By Laura Krone
After a year and a half of living in East Africa, I find myself feeling more at home in the different cultures.
While there are still things that catch me off-guard, through trial and error (mostly error), I am learning how to navigate life here. I know that a click, grunt, or raised eyebrows means that someone is agreeing with me. I’ve learned that telling someone that they have “grown large” is a compliment, but complimenting someone’s shirt is asking them to give it to you. I now know not to offer a Kenyan a “taco” (that’s a bad word in Swahili).
What has surprised me the last few months though is the reverse culture shock I have increasingly experienced when interacting with non-expat Americans, and it is felt most strongly when short-term teams come to visit.
It’s fun to spend time with visitors and hear stories about life in the States, but it takes me a minute to process words like “drive-through” or “dishwasher.” Likewise, short-term team members experience culture shock as they take in life here, most for the first time. They notice things to which we have grown accustomed: burning piles of trash in town, naked children with big tummies, and celebratory gunshots at night. Some explanation is needed for things like using the latrine (a hole in the ground), taking a cup bath, or washing dishes without running water.
Something that arose during recent trips that I hadn’t thought much about before is the culture shock the South Sudanese experience as they see us interacting with short-term team members. One event in particular stood out: our friends noticed how the visitors were serving us. They saw older men washing dishes and carrying water, and this made them uncomfortable enough to come ask us, “Why are you letting the elders do this?”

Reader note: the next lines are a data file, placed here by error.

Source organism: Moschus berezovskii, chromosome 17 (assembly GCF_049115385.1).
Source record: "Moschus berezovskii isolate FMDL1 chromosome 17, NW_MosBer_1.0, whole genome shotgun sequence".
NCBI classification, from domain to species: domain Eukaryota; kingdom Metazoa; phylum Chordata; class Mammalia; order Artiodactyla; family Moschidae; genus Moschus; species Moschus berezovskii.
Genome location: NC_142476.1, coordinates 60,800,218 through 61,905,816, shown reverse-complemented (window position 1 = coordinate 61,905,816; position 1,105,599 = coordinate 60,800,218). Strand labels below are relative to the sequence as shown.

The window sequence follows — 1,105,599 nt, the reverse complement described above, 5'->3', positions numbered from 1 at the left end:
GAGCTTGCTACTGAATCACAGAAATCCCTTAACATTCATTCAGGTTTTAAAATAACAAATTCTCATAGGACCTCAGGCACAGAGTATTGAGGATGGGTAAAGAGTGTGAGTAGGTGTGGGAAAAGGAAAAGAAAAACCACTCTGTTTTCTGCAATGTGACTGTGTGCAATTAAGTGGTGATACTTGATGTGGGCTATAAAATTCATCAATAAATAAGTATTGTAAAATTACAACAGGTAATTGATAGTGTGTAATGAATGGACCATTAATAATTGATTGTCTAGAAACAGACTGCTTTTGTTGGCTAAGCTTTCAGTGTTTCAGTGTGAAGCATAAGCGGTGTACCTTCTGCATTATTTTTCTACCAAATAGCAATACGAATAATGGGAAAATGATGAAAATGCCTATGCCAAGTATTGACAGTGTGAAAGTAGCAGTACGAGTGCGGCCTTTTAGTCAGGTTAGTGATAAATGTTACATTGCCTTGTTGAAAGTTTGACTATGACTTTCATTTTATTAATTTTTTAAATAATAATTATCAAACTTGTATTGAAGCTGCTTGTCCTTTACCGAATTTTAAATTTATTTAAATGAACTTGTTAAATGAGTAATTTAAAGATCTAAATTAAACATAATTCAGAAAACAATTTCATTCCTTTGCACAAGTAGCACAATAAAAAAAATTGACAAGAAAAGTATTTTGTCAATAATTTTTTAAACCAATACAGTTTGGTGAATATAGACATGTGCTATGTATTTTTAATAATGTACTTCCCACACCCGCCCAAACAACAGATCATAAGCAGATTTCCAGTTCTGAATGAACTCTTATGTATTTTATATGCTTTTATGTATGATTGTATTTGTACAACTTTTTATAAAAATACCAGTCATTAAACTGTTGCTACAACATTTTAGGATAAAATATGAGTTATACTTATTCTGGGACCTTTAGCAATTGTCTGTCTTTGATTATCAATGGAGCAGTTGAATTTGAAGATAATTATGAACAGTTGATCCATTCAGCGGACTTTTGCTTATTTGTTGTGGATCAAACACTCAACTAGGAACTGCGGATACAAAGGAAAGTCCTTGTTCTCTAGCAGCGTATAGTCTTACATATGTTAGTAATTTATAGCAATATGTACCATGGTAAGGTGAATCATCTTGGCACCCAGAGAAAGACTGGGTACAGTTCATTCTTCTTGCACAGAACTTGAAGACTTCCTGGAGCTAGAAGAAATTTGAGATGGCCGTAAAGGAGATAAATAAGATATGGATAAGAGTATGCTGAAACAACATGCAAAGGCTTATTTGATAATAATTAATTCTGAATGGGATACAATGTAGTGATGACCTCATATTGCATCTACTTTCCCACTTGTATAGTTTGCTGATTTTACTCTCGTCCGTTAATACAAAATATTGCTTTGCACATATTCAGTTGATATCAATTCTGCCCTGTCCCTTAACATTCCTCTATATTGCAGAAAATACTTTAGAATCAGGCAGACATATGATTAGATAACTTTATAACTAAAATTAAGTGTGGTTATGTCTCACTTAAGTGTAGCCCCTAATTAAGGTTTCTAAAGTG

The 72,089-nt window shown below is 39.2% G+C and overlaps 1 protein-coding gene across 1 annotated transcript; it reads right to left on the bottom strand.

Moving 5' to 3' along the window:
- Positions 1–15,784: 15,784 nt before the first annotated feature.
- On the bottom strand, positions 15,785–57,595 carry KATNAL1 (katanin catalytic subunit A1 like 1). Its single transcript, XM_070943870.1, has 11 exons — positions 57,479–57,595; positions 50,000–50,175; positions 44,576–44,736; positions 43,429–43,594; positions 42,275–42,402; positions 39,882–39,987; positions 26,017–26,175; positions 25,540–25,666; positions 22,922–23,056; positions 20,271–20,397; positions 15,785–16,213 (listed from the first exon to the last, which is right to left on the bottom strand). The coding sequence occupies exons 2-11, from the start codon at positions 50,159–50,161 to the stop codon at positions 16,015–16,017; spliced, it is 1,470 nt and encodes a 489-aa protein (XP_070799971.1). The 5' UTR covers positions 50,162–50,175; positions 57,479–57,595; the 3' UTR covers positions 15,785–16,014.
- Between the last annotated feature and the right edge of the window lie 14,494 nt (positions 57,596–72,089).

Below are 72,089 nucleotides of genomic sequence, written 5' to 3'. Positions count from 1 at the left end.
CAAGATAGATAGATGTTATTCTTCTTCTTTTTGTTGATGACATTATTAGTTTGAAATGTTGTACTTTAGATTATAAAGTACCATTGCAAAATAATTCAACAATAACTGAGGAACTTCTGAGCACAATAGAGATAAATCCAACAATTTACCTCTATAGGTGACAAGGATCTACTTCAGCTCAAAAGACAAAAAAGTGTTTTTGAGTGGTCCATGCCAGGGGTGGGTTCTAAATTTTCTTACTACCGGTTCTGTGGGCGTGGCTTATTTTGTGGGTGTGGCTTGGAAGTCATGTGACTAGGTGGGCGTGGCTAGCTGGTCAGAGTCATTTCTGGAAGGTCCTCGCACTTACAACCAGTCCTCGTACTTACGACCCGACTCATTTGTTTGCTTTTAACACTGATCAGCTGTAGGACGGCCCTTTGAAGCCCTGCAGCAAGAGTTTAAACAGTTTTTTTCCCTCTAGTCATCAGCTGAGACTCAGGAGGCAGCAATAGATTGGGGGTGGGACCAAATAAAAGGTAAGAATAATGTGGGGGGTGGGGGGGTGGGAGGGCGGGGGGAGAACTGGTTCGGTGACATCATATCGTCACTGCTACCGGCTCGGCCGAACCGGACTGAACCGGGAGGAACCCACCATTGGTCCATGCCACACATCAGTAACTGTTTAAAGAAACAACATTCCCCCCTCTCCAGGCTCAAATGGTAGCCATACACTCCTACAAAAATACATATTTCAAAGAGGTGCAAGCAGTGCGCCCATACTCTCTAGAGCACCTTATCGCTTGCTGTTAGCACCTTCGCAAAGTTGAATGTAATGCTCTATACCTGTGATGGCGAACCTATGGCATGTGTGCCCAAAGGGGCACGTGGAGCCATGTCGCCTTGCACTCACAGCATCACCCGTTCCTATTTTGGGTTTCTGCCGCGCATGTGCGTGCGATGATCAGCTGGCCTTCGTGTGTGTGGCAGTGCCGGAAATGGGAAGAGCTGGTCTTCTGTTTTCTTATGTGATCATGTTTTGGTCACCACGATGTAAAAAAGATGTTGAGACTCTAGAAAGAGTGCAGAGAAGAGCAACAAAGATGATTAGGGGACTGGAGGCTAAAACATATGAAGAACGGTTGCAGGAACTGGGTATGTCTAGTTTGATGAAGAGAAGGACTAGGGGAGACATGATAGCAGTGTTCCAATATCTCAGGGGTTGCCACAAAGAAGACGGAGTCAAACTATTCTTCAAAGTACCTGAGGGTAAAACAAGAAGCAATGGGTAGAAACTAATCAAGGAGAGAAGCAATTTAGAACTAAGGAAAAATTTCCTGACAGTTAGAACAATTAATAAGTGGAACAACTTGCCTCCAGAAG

We got to explain that these men love Jesus, and they want to be like him, serving those around them. Weeks later I heard our friends talk again about the elders who love Jesus by serving. A lot of times culture shock is difficult and feels uncomfortable. In the midst of it, it’s easy to long for familiar places and customs, but I am thankful for the ways my African friends have challenged me to examine why I do things.
It gives us the opportunity to celebrate our differences and experience truth that transcends culture.